The Ebola outbreak declared on September 20 in Uganda has already accumulated a total of 48 confirmed cases, including 17 deaths, reported the country’s Ministry of Health.
According to the latest data released late yesterday by the Ugandan authorities, registered seven new deaths and four new cases in recent days.
“As of October 9 at 10:00 p.m. local time (7:00 p.m. GMT), the accumulated confirmed deaths are 48, after four new confirmed cases were registered in the last 48 hours,” the Ministry said in a statement collected by local media. .
“Infections of health workers stand at 9 confirmed cases”according to the authorities, who have already completed the 21-day follow-up of 35% of the 1,049 people identified as contacts of Ebola patients.
Last week, the representative of the World Health Organization (WHO) in Uganda, Yonas Tegegn, explained that the country is working on protocols to import two types of vaccines, although their effectiveness against the unusual strain has not yet been proven. of Sudan, responsible for this outbreak.
One of those vaccines is developed by the Sabin Vaccine Institute (USA), while the second candidate is from researchers at the University of Oxford (UK).
”Right now, Ugandan and international scientists are working to distribute these vaccines in Uganda. But we still do not have enough data to be able to distribute them on a large scale and, in addition, supplies are scarce, ”said Tegegn in a virtual press conference last Thursday.
Unlike the Zairean strain, recorded in epidemics of the disease in the neighboring Democratic Republic of the Congo (DRC), there is still no approved vaccine for this strain.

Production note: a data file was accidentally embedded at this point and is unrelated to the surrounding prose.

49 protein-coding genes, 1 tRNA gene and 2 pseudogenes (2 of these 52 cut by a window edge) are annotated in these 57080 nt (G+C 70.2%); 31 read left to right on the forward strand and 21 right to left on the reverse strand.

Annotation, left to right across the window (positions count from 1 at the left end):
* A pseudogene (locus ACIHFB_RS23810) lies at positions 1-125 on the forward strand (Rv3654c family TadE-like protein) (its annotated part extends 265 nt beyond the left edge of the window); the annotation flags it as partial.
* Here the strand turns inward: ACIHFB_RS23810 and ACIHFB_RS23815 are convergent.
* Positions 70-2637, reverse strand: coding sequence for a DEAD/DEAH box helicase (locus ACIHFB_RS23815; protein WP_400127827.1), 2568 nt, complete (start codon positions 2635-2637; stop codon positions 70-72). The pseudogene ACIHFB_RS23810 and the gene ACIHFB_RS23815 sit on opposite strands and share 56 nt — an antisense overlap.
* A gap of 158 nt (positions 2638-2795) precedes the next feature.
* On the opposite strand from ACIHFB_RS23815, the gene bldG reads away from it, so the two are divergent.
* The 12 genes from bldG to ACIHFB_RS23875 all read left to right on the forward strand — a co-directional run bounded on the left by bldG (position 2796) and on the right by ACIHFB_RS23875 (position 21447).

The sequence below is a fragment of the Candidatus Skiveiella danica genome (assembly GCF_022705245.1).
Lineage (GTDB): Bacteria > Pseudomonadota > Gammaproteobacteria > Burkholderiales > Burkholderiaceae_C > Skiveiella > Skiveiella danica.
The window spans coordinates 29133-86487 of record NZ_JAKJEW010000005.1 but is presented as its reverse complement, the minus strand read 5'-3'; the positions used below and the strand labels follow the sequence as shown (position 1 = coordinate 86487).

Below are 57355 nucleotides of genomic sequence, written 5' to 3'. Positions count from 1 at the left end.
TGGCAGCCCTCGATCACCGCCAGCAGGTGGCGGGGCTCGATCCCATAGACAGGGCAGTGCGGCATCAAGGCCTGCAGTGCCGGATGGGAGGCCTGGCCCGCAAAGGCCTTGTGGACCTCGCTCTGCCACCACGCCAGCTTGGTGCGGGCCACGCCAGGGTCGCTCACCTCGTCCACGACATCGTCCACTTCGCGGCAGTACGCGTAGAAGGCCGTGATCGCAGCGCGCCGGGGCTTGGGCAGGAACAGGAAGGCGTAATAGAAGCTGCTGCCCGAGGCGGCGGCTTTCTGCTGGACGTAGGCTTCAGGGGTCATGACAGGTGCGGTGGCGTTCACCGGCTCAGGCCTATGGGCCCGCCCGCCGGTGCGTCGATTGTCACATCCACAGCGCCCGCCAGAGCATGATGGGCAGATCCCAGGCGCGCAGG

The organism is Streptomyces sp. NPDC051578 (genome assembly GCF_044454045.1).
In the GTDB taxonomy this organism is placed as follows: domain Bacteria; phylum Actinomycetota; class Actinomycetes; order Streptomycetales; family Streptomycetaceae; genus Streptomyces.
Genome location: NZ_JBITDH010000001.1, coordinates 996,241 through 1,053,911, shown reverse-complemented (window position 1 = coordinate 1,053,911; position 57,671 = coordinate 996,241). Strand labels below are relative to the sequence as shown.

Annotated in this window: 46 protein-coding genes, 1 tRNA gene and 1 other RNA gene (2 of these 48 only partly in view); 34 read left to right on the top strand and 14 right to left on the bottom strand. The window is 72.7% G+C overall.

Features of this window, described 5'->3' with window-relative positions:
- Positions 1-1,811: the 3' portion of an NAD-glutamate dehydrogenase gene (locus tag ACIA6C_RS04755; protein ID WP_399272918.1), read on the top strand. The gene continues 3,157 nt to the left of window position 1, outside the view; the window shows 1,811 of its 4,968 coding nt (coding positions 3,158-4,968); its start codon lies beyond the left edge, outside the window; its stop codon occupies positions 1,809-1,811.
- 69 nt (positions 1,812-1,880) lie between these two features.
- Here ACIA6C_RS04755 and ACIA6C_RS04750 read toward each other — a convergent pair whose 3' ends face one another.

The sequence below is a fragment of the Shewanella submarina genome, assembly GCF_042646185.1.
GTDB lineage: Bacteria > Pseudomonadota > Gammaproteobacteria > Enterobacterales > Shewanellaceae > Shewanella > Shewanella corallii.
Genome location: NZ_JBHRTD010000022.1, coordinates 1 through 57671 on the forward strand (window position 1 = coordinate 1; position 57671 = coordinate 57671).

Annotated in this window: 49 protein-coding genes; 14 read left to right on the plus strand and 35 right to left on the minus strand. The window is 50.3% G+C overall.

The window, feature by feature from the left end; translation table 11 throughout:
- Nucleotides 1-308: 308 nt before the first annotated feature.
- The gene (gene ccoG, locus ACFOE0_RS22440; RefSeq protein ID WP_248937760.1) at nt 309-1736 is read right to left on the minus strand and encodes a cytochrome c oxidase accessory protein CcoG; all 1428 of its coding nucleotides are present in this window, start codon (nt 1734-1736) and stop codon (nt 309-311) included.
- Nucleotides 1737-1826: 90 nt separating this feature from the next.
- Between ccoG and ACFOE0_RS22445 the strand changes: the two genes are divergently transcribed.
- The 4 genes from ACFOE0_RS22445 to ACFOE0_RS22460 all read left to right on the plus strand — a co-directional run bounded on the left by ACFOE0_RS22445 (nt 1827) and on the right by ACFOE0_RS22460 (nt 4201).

Uganda declared an Ebola outbreak on September 20 after confirming a case in the Mubende district (center), where a 24-year-old man died of the disease caused by that virus.
The outbreak already affects five districts in the center and west of the countryTegegn specified.
The Sudan strain is not only less transmissible but also has a lower mortality (40% – 100%) than Zaire (70% – 100%).
Countries such as the DRC, Kenya, Tanzania, Rwanda and Somalia are on alert to prevent a possible spread of the virus.
Discovered in 1976 in the DRC – then called Zaire – Ebola is a serious, often fatal disease that affects humans and other primates and is transmitted by direct contact with the blood and body fluids of infected people or animals.
It causes severe bleeding and its first symptoms are sudden and high fever, severe weakness, and muscle, head, and throat pain, as well as vomiting.
The virus ravaged several West African countries from 2014 to 2016, when 11,300 people died and there were more than 28,500 cases.
(with information from EFE)
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